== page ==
I heard someone defend Cesar Milan this week by saying isn't it better to punish an animal than to put it to sleep? The naivety of this statement betrayed what little knowledge that individual (and Cesar Milan) has of the way animals, in particular dogs, learn.
In this video Cesar Milan seems to be trying to teach a dog not to perceive the chicken as prey. All he is actually achieving with this technique is to teach the dog to have negative associations with him (the handler) and in the process physically and emotionally abusing both animals. This is not socialisation but abuse. This is context specific and too brief an exposure to the chicken for the dog to have become habituated to the chicken. Moreover, the dog's avoidance of the chicken will only be temporary.
Take a look at this video:
If you've had the stomach to watch it then you'll be left feeling quite distressed from seeing the repeated abuse of animals. What Milan has done in this instance is applied the technique of 'flooding' alongside a skewed version of counter-conditioning using physical punishment. In lay terms all he's done is layered more problems on top of the underlying behavioural problem the dogs have.
Take the skateboard example. The bulldog clearly has a phobia of skateboards but rather than gradually accustom the dog to the presence, sound and movement of a skateboard the dog is repeatedly kicked to suppress his fear response. What's going to happen? Well, in the long-run the fear of the skateboard is not addressed, if anything it's more likely heightened and eventually that suppressed fear could result in the dog redirecting his fear as a aggression and someone getting hurt. In addition, the dog has learnt to fear other aspects of that learning experience - the handler, the environment, others around him, the noise of the skateboard that he may transfer to other similar sounding stimuli.
So, to simply state that hitting an animal is kinder than euthanasia is just too simplistic and doesn't address the
real root of the problem as to what the extent of the 'damage' is to the animal, i.e. what are their problem behaviours and what are they rooted in? With our new admission this week we are yet to discover in what way his problems are manifested, but one thing you can be sure of, if we can work on them and help him to recover and find a home then we jolly well will.
I'll leave you with this video, an excerpt from The Alan Titchmarsh Show this week:
Alan Titchmarsh gets hero of the week award, that's for sure.
Tuesday, 23 October 2012
Just 2 weeks after getting the two boys home we were already thinking of adding to the enjoyment and trying to balance out the boy/girl split in the house. We had seen little Mitzie on the website for well over a week and were completely bemused as to why she hadn't been adopted. Again showing just how naive I was, when I called to arrange a viewing of her I explained how I thought she would be a calming influence on the boys who were already tearing around the house at all hours. When I said this I could hear Susie's laugh from the office...
To cut a long story short we went for a viewing the very next day and took her home there and then as we had only had a home visit a month earlier.
Mitzie like the boys was one of three kittens but had ended up on her own when her two brothers were adopted separately. It became obvious fairly soon on that little Mitz was going to be a bit more of a challenge than the two boys when on the way home she let fly with the most almighty trump that a cat has ever done. As it turned out Mitzie poo problems which are common in kittens. It caused endless diarrhoea (not in the scratch tray) and resulted in Mitzie not gaining any weight at all. She was the runt of her little so was only about half the size of Tigger and Murray even though she was two weeks older than them.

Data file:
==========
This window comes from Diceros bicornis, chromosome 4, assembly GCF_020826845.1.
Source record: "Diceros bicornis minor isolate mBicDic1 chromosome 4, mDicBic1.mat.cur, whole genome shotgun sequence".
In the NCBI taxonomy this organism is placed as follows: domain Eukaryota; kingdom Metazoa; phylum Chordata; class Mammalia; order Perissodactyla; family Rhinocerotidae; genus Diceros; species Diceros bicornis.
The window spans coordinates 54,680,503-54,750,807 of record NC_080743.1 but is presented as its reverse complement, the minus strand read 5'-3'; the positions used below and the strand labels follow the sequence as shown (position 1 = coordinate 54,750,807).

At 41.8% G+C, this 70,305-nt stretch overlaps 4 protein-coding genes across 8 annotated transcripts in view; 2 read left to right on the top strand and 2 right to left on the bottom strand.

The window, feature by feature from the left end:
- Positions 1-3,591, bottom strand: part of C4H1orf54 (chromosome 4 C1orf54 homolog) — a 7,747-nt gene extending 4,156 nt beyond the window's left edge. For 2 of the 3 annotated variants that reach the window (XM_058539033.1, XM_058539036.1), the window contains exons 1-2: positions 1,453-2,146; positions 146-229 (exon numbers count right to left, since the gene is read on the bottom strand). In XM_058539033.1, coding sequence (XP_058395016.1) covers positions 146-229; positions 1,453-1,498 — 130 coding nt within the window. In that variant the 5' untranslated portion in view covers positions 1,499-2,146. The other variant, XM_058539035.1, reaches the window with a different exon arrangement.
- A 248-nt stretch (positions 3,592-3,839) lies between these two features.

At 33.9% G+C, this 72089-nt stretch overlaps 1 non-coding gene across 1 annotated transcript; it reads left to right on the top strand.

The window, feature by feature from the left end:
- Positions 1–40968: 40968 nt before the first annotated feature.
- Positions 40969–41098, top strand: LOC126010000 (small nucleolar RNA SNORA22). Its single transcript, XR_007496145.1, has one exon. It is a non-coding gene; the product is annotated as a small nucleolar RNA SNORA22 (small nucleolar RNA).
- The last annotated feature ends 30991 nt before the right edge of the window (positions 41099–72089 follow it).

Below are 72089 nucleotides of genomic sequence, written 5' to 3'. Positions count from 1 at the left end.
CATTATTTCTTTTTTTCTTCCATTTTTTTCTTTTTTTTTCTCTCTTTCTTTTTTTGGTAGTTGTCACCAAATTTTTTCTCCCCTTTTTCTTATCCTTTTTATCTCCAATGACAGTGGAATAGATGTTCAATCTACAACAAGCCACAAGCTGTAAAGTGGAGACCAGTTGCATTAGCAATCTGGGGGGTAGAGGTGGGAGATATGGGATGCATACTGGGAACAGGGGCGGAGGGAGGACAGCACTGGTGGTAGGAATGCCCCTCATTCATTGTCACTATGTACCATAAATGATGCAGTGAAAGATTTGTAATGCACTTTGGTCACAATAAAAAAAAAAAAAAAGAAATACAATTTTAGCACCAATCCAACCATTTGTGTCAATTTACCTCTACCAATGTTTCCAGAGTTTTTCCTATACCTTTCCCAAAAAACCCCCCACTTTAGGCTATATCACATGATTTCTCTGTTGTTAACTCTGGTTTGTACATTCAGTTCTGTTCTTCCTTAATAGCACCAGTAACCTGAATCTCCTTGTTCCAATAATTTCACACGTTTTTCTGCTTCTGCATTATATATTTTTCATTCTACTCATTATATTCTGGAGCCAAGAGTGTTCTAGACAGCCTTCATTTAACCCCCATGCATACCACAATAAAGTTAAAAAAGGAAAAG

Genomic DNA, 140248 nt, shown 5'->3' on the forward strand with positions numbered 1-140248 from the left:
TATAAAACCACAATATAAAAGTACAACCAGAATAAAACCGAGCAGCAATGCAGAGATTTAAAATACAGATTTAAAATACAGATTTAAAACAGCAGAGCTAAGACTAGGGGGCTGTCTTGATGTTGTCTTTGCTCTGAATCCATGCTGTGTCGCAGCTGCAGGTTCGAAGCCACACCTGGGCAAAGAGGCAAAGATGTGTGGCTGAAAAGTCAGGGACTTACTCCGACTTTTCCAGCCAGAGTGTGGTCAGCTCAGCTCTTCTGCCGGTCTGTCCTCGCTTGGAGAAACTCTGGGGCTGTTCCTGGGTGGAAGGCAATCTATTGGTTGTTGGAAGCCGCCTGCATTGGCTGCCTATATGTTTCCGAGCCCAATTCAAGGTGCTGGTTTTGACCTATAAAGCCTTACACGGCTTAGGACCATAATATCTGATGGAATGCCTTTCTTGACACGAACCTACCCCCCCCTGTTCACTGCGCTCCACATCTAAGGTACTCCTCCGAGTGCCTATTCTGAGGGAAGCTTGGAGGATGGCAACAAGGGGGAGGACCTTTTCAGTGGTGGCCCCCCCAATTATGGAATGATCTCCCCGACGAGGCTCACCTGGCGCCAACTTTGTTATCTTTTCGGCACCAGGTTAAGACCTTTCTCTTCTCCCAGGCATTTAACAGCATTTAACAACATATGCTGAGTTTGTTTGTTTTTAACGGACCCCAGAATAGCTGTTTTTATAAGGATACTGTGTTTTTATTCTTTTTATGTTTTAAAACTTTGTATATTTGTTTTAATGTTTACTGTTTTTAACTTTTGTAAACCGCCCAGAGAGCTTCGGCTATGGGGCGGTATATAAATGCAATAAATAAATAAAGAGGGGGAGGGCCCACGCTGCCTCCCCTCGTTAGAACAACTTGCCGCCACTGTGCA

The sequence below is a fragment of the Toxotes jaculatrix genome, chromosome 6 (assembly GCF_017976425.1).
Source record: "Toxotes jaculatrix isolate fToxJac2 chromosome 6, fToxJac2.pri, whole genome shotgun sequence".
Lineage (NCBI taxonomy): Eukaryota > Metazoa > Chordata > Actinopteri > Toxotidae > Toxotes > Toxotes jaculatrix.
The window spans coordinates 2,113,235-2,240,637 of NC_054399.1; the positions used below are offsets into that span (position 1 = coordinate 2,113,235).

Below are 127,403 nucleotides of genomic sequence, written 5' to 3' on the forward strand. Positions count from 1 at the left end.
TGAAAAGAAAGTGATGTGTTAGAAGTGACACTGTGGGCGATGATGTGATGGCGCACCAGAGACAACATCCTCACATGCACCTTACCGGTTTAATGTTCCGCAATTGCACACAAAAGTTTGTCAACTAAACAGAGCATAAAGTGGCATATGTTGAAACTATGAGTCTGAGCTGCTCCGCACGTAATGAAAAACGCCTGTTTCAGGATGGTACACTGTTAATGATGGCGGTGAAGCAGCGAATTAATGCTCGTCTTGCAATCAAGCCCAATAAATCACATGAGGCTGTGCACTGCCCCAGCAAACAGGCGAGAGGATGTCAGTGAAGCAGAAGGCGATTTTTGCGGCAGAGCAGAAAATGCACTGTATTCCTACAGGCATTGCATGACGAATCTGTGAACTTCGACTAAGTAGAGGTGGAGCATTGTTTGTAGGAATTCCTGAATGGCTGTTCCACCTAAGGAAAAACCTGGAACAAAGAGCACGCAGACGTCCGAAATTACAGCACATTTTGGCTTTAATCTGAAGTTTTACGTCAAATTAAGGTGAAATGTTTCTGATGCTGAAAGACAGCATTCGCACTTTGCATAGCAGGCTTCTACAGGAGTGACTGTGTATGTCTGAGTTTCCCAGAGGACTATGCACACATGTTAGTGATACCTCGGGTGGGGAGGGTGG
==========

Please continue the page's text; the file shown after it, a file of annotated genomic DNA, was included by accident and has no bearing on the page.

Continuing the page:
After 2 months of treatment we went on our summer holiday to Egypt leaving the kids at our house with Emma's parents babysitting. While they had had cats all their lives it didn't stop us worrying about them, and texting everyday to check on them, especially Mitzie with her problems. When we got back we were absolutely stunned, our tiny Mitzie had put on so much weight (thanks to a steroid shot given) and her tummy had completely settled and she has never looked back.
Sunday, 21 October 2012
The title in itself is quite misleading. I am the manager of the charity. The charity being RSPCA Manchester & Salford Branch. There are around 170 RSPCA branches in England and Wales that are all independent charities. Our role is to support the work of the national RSPCA by primarily taking in the animals its field staff, like the inspectorate, rescue.
All the branches operate differently and this is largely due to the wealth of each charity, which in turn is down to the level of public support and the bequest of legacies. Some branches can afford to own and run animal centres, some are so small that they are run entirely by volunteers, others, like ours, are somewhere in between. For those of you who don't know, we do not have an animal centre but instead use private boarding facilities and a network of foster carers. We have two paid animal staff whose role it is to make sure the animals are successfully rehabilitated and rehomed, wherever possible.
I am responsible for every aspect of our charity's work: from the admission/care/rehoming of each animal, the operation of 3 charity shops, all the charity's admin and personnel matters as well fundraising and event organising. I'm also involved in a number of working groups within the national RSPCA (more about one of these in a week or two) and I am also the volunteer co-ordinator, a home visitor and foster carer in what little spare time that I have.